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Author Topic: IS RECORDED AUDIO BETTER OR WORSE TODAY...?  (Read 16625 times)

Radd 47

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Re: IS RECORDED AUDIO BETTER OR WORSE TODAY...?
« Reply #30 on: February 08, 2005, 10:46:10 pm »

Here's my relatively uninformed short answer to a long question:

http://vacuumbrain.com/The_Lab/TA/Pikatron/music.jpg
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Linear

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Re: IS RECORDED AUDIO BETTER OR WORSE TODAY...?
« Reply #31 on: February 08, 2005, 11:08:28 pm »

that about sums it up.

Chris


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Lee Flier

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Re: IS RECORDED AUDIO BETTER OR WORSE TODAY...?
« Reply #32 on: February 08, 2005, 11:17:31 pm »

ROFL!!!  Laughing  Oh man that is just too funny! Very Happy  Post of the year so far!  Cool

compasspnt

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Re: IS RECORDED AUDIO BETTER OR WORSE TODAY...?
« Reply #33 on: February 08, 2005, 11:19:58 pm »

Already downloaded, printed, and on my wall.
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jfrigo

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Re: IS RECORDED AUDIO BETTER OR WORSE TODAY...?
« Reply #34 on: February 09, 2005, 01:21:14 am »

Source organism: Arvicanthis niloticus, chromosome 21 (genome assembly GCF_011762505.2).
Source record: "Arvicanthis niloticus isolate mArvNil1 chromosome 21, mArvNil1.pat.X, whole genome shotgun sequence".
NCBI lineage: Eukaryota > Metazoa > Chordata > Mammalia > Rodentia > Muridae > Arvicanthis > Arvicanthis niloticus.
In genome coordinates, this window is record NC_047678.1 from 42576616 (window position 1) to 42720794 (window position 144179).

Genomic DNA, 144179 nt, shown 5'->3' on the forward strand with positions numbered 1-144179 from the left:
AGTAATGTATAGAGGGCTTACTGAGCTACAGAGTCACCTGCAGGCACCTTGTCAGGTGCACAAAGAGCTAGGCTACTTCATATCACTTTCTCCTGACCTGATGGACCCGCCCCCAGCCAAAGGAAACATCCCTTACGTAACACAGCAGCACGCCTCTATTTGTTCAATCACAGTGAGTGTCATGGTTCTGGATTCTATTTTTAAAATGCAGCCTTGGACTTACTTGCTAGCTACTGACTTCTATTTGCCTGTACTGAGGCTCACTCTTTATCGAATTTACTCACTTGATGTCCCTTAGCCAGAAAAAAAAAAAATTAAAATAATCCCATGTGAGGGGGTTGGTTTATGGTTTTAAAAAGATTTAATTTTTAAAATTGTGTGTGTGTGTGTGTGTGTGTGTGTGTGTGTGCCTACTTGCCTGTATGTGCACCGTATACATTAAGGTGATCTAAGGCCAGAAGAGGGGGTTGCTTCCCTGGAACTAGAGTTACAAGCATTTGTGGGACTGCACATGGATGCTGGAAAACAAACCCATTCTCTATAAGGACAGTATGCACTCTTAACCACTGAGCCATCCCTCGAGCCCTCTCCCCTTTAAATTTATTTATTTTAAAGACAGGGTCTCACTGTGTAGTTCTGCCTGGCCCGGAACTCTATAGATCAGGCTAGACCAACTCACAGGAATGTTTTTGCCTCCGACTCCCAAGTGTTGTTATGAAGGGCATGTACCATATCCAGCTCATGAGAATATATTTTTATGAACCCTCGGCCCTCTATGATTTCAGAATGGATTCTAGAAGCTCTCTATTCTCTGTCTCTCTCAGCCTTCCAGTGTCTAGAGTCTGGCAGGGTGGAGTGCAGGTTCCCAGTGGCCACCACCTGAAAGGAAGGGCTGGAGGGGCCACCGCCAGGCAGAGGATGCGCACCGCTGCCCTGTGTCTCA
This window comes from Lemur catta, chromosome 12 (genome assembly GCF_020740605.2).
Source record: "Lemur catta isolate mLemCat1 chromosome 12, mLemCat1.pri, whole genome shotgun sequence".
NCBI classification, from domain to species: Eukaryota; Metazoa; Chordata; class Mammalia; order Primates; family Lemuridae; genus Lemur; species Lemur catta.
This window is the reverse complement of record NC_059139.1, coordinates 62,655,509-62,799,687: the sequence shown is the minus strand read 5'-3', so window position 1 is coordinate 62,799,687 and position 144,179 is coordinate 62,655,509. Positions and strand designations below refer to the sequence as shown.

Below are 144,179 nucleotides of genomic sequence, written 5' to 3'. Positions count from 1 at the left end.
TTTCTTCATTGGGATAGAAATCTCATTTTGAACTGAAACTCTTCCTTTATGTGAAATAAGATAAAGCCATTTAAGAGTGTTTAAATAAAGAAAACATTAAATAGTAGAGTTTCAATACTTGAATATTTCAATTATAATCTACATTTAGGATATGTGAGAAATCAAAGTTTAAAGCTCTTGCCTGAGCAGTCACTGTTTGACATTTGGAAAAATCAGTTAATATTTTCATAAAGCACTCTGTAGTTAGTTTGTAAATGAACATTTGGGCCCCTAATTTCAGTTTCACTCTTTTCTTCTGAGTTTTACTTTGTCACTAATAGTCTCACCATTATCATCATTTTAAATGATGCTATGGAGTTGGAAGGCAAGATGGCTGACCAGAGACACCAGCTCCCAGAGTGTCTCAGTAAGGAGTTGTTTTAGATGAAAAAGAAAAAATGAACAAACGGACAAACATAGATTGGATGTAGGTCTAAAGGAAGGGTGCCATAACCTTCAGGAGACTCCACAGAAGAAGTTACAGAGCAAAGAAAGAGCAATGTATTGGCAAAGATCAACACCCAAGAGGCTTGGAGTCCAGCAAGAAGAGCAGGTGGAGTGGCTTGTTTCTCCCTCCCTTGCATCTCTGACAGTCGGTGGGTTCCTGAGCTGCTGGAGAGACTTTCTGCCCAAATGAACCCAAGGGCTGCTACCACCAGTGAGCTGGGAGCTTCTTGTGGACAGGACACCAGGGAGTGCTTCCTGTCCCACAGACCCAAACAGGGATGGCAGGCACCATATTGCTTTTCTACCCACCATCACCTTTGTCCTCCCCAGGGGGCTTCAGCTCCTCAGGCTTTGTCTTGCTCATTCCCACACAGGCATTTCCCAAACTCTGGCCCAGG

Lee Flier wrote on Tue, 08 February 2005 20:17

ROFL!!!  Laughing  Oh man that is just too funny! Very Happy  Post of the year so far!  Cool



I reckon it don't get no clearer than that!

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McAllister

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Re: IS RECORDED AUDIO BETTER OR WORSE TODAY...?
« Reply #35 on: February 11, 2005, 12:10:43 am »

Seems to me that the quality of musicianship has decreased, as has the quality of arranging. So many things can be fixed post-tracking, there're fewer reasons to really be able to step up and nail it.

I love large-ensemble arrangements (some Miles stuff, Basie, Sinatra, etc.) and am always knocked out by the creativity that went into putting those songs together in a compelling way. Incredible. And the quality of players in those band (or on those sessions) was top shelf, all the way.

I might be wrong.

M
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compasspnt

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Re: IS RECORDED AUDIO BETTER OR WORSE TODAY...?
« Reply #36 on: February 11, 2005, 12:26:12 am »